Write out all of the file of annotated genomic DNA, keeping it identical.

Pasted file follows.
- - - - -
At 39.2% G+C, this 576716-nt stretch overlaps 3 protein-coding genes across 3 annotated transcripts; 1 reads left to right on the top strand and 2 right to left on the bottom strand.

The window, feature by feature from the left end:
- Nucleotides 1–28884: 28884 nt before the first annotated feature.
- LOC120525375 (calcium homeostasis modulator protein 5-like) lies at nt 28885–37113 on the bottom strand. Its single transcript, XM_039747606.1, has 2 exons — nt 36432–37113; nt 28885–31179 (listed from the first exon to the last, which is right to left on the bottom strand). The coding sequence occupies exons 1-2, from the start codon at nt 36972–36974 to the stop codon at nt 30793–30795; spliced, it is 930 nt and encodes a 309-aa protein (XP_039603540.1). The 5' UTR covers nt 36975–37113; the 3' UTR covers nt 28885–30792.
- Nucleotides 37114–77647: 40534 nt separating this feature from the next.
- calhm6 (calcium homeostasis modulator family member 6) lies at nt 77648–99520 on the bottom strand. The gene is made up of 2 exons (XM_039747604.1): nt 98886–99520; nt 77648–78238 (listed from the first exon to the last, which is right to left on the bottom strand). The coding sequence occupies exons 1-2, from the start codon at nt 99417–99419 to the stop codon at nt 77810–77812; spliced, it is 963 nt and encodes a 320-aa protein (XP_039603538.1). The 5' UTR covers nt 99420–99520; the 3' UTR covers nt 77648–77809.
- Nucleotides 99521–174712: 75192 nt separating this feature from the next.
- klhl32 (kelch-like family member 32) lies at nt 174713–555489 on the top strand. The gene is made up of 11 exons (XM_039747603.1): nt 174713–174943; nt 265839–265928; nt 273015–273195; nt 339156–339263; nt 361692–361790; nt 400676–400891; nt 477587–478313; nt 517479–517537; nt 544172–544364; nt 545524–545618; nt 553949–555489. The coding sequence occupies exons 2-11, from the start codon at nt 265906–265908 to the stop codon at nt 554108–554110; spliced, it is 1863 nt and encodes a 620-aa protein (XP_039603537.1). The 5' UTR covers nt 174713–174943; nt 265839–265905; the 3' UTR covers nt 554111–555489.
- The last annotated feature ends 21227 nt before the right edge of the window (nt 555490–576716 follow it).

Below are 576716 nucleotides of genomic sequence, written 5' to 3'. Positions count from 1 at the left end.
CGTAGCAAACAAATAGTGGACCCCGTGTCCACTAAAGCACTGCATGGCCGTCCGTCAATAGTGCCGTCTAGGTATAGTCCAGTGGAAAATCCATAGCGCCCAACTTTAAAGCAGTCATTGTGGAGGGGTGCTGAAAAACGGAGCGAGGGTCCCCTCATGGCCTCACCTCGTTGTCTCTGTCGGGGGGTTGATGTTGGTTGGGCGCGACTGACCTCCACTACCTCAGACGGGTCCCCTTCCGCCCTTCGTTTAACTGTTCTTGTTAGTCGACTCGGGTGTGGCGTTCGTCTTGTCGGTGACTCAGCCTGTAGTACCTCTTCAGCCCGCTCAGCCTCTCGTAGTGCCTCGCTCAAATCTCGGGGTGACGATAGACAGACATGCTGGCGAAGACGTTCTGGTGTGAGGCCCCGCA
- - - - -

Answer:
At 39.2% G+C, this 576716-nt stretch overlaps 3 protein-coding genes across 3 annotated transcripts; 1 reads left to right on the top strand and 2 right to left on the bottom strand.

The window, feature by feature from the left end:
- Nucleotides 1–28884: 28884 nt before the first annotated feature.
- LOC120525375 (calcium homeostasis modulator protein 5-like) lies at nt 28885–37113 on the bottom strand. Its single transcript, XM_039747606.1, has 2 exons — nt 36432–37113; nt 28885–31179 (listed from the first exon to the last, which is right to left on the bottom strand). The coding sequence occupies exons 1-2, from the start codon at nt 36972–36974 to the stop codon at nt 30793–30795; spliced, it is 930 nt and encodes a 309-aa protein (XP_039603540.1). The 5' UTR covers nt 36975–37113; the 3' UTR covers nt 28885–30792.
- Nucleotides 37114–77647: 40534 nt separating this feature from the next.
- calhm6 (calcium homeostasis modulator family member 6) lies at nt 77648–99520 on the bottom strand. The gene is made up of 2 exons (XM_039747604.1): nt 98886–99520; nt 77648–78238 (listed from the first exon to the last, which is right to left on the bottom strand). The coding sequence occupies exons 1-2, from the start codon at nt 99417–99419 to the stop codon at nt 77810–77812; spliced, it is 963 nt and encodes a 320-aa protein (XP_039603538.1). The 5' UTR covers nt 99420–99520; the 3' UTR covers nt 77648–77809.
- Nucleotides 99521–174712: 75192 nt separating this feature from the next.
- klhl32 (kelch-like family member 32) lies at nt 174713–555489 on the top strand. The gene is made up of 11 exons (XM_039747603.1): nt 174713–174943; nt 265839–265928; nt 273015–273195; nt 339156–339263; nt 361692–361790; nt 400676–400891; nt 477587–478313; nt 517479–517537; nt 544172–544364; nt 545524–545618; nt 553949–555489. The coding sequence occupies exons 2-11, from the start codon at nt 265906–265908 to the stop codon at nt 554108–554110; spliced, it is 1863 nt and encodes a 620-aa protein (XP_039603537.1). The 5' UTR covers nt 174713–174943; nt 265839–265905; the 3' UTR covers nt 554111–555489.
- The last annotated feature ends 21227 nt before the right edge of the window (nt 555490–576716 follow it).

Below are 576716 nucleotides of genomic sequence, written 5' to 3'. Positions count from 1 at the left end.
CGTAGCAAACAAATAGTGGACCCCGTGTCCACTAAAGCACTGCATGGCCGTCCGTCAATAGTGCCGTCTAGGTATAGTCCAGTGGAAAATCCATAGCGCCCAACTTTAAAGCAGTCATTGTGGAGGGGTGCTGAAAAACGGAGCGAGGGTCCCCTCATGGCCTCACCTCGTTGTCTCTGTCGGGGGGTTGATGTTGGTTGGGCGCGACTGACCTCCACTACCTCAGACGGGTCCCCTTCCGCCCTTCGTTTAACTGTTCTTGTTAGTCGACTCGGGTGTGGCGTTCGTCTTGTCGGTGACTCAGCCTGTAGTACCTCTTCAGCCCGCTCAGCCTCTCGTAGTGCCTCGCTCAAATCTCGGGGTGACGATAGACAGACATGCTGGCGAAGACGTTCTGGTGTGAGGCCCCGCA